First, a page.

Young people benefit from meeting employers to find out about careers and to be inspired in new ways, making that happen is a challenge. Employers feel schools do not respond to their offers of support. Schools are tied by full timetables and lack of resources to organise.
The Careers & Enterprise Company recognises the need to support environments where employers and school leaders can get together to discuss ways to positively engage. Working together with the Midlands Engine will help to make this connection a reality.
On 9 March, the Association of School and College Leaders (ASCL) held their annual conference, ‘Leading The Way’ in Birmingham which brought employers and school leaders together, for the first time at the conference, to make these vital connections.
The Careers & Enterprise Company played a leading role in helping ASCL to bring business leaders to the conference. The event provided an opportunity for these delegates to meet and hear from ASCL General Secretary, Geoff Barton, ASCL President Carl Ward and Paul Drechsler, President of CBI and Claudia Harris, CEO of The Careers & Enterprise Company.
Encounters with the work place are a critical aspect of the support young people need – by connecting them to employers and employees – they have the opportunity to ask questions, challenge perceptions and get a real taste of what different careers look like.
Without these encounters, the world of work remains an abstract concept for many secondary school children, with research indicating that young people are 86% less likely to be employed or in further education or training1. The same research also indicates that with the right number of encounters, they can earn up to 18% more during their career.
Jon Witt, Program Manager at the Rail Delivery Group said:
Being at this event really confirmed to me the important role we have to play as businesses. I intend to follow-up, and see where there are further opportunities for the Rail Delivery Group to provide support.
The Government’s Careers Strategy, launched at the end of 2017, identifies an additional requirement for all pupils in school years 7 to 13 to have at least one encounter per year.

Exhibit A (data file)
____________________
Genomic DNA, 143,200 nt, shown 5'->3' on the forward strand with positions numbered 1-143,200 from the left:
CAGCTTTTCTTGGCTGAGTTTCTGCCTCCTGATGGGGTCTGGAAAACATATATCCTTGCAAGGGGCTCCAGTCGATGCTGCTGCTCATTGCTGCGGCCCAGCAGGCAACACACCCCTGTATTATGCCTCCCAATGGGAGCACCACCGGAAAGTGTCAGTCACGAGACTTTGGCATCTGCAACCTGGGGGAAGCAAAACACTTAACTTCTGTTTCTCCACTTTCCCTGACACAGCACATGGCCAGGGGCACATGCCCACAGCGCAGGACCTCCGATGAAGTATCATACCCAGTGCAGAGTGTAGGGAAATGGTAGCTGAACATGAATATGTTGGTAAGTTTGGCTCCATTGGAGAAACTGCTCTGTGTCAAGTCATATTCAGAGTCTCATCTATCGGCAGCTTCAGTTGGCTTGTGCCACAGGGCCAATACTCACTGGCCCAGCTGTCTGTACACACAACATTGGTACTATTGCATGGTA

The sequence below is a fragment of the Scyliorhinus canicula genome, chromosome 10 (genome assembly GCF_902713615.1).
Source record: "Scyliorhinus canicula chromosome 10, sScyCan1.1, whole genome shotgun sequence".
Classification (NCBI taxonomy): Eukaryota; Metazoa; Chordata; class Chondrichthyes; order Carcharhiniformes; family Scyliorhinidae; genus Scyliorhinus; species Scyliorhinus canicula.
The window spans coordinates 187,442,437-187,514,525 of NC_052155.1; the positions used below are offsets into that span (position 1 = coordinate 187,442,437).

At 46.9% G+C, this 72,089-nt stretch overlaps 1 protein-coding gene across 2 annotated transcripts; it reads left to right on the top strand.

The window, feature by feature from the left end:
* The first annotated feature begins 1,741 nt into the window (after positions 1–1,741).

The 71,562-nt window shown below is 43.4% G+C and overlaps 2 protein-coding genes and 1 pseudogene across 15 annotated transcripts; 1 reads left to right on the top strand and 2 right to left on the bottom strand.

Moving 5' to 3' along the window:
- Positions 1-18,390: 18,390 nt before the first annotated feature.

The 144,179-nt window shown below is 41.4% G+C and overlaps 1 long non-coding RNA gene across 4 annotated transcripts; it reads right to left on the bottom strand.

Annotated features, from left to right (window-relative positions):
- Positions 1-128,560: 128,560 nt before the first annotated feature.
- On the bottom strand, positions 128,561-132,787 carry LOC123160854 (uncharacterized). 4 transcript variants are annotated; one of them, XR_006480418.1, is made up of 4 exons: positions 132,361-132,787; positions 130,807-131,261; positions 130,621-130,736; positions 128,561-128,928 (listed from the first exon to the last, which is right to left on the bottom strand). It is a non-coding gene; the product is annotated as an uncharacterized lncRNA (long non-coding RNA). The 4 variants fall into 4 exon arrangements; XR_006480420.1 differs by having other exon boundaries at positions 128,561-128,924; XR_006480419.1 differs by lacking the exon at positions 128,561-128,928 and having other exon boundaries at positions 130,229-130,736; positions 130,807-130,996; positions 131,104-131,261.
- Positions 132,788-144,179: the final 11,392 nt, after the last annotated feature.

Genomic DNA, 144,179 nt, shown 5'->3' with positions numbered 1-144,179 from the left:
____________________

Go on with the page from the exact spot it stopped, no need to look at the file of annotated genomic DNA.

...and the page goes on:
The message from The Careers & Enterprise Company is that although real progress has been made over the last two years, with many employers stepping up to meet the challenge, there’s still lots to be done.
Claudia Harris, Chief Executive of The Careers & Enterprise Company said:
Young people need vivid experiences with potential employers to bring career opportunities to life. It’s fantastic news that so many employers already recognise this vital fact. Over the last two years, The Careers & Enterprise Company has seen a 50% increase in the number of encounters young people have been able to make with the world of work.
But lots more still needs to be done and it’s more important than ever that we connect employers of all sizes and from all sectors to young people. We are asking them to work with us to help young people to fulfil their potential.
Geoff Barton, General Secretary of the Association of School and College Leaders said:
It’s hugely beneficial to young people to hear directly from employers, not only on the practical level of understanding future career opportunities, but because it is inspiring for them to see what they can achieve in their lives. We need to work together with employers to create more opportunities for young people to visit workplaces and for employers to come into our schools to talk to pupils. We are therefore very pleased to be welcoming business leaders to our Annual Conference in Birmingham to help make links with more than 1,000 school and college leaders.
Pictured: Group Captain Wendy Rothery, Head of Recruiting & Selection, Royal Air Force
1 Mann, A et al (2017) Contemporary Transitions: Young people reflect on life after secondary school and college.